How Serving Leaders Respond to Crises

COVID-19 has presented all of us with challenges never before experienced by those presently alive on the planet. These are difficult days; many small businesses are struggling to survive. But, with great crises also come great opportunities. There IS hope for all of us. There IS light at the other end of the COVID-19 tunnel. But only those who see and respond can have great influence!
I propose three responses for serving leaders to have great influence during this time:

1) Compassion

If there ever was a time to be empathetic and relatable, it is now. Convey hope to your people. Be understanding of their plight without focusing on your own. Share your feelings—yes—but only in light of how you can relate to their present pain. If you own a business and currently have margin, now is the time to cut your salary and model sacrificial giving in time, energy, and resources. If you have to lay off employees, part of your cut could be shared with those who now have no source of income. Ultimately, now is the time to compassionately address urgent needs, maintaining a focus on your people and your ultimate mission. 

2) Clarity

I’ve heard it said that speaking with clarity is an act of kindness. We need to be clear about our vision and outline flexible plans to navigate through the crisis. That means sharing what we do know and also what we don’t know. It means clearly stating problems that we are anticipating along with reasons why we are hopeful in overcoming them. Speak courageously about the future while avoiding certainty on outcomes. Speaking with certainty is not kind, and furthermore, nothing is absolutely certain. Choose clarity over certainty, every time!

3) Creativity

One article I recently read projects that, “Goods and people will move less often and less freely across national and regional borders. Countries will retreat into themselves, borders will become less porous, and international trade will slump. To bolster their ability to survive extended periods of economic self-isolation, governments will push to strengthen domestic manufacturing capacity and step in to inject adequate redundancy in critical supply chains. Even before the pandemic struck, higher wages in China, international trade wars, and the rise of semi-autonomous factories had already prompted firms to reshore manufacturing, bringing it closer to domestic research and development centers. The coronavirus crisis will accelerate this trend: Increasingly, corporations will favor the resiliency of centralized domestic supply chains over the efficiency of globalized ones.” So brainstorm with your team about opportunities to launch new products and services. Restructure your systems to ensure the safety and well-being of your people. Prioritize your people by offering them new opportunities for personal development. This crisis IS your catalyst for new ideas, growth, and character development—don’t waste it!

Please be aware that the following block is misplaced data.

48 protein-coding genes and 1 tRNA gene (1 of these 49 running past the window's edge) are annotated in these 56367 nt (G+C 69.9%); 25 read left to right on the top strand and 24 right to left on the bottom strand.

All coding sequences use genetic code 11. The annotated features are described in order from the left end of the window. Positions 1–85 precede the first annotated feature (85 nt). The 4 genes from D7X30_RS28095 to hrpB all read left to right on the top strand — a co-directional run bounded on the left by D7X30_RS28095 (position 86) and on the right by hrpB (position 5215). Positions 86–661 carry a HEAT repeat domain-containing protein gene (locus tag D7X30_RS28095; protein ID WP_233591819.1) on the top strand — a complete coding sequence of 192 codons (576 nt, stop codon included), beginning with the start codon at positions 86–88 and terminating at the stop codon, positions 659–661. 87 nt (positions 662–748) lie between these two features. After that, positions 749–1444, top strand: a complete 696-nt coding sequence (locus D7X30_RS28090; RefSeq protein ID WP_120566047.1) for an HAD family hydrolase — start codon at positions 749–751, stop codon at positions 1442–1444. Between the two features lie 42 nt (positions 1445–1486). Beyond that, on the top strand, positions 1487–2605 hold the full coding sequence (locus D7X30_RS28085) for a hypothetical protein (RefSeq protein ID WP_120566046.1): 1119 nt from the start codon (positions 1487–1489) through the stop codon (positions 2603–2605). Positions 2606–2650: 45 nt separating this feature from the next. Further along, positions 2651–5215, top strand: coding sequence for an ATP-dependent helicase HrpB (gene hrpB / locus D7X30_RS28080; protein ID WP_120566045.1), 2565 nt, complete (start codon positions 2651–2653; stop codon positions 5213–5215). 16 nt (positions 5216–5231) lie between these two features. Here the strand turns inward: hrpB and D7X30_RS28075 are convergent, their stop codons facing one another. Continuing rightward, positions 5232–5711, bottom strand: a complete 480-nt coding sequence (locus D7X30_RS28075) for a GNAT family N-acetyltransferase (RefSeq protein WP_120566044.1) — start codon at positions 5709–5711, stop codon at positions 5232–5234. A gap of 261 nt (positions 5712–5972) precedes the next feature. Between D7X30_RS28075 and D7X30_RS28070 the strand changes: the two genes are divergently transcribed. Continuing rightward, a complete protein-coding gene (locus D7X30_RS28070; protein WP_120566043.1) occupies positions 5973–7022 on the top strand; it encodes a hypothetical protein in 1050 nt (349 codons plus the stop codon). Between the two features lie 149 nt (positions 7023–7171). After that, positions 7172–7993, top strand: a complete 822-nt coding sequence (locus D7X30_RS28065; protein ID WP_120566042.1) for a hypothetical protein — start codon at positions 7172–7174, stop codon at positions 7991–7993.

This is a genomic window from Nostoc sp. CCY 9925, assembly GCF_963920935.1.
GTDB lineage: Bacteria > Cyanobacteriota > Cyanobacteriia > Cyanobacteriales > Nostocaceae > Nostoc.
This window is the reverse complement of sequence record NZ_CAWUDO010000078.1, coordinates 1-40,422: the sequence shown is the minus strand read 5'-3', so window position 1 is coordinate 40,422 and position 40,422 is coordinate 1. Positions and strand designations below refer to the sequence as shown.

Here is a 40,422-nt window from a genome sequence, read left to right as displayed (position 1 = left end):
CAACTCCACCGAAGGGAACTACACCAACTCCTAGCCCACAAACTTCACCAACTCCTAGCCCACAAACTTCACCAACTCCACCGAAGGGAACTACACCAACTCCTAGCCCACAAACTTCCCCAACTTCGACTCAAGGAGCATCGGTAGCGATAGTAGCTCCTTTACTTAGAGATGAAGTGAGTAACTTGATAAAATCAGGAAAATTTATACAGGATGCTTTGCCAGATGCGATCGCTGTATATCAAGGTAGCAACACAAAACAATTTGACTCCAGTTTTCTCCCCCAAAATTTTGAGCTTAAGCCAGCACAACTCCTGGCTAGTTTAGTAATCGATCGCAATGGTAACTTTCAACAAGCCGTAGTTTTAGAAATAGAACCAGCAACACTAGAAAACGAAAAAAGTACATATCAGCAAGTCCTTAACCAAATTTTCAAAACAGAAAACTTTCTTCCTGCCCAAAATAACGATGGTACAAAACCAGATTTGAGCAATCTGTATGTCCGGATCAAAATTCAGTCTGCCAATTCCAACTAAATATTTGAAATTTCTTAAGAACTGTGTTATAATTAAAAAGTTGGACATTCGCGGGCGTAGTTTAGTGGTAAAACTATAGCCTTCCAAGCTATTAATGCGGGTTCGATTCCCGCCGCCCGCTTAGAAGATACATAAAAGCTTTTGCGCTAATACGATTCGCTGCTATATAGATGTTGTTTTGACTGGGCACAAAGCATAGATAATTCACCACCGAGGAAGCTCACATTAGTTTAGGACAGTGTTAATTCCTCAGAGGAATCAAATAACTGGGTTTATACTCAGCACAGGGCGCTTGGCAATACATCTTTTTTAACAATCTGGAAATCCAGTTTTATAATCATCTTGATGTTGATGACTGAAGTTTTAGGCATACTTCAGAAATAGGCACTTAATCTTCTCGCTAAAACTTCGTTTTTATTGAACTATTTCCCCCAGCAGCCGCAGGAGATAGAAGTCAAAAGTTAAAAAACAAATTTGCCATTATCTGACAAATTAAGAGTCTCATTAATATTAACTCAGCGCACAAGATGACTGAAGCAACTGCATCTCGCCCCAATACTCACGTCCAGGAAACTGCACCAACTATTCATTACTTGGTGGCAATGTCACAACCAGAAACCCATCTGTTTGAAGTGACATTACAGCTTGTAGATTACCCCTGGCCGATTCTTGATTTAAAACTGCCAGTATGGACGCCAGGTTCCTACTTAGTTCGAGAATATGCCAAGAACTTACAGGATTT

Click here for a one-page brief sheet that outlines these points along with some practical tips on how to make the most of this crisis.

About Luke Kuepfer

Luke KuepferLuke Kuepfer helps business leaders understand how to maximize their God-given potential to lead and serve others. He does this through speaking at events, half-day/all-day workshops and one-on-one coaching.

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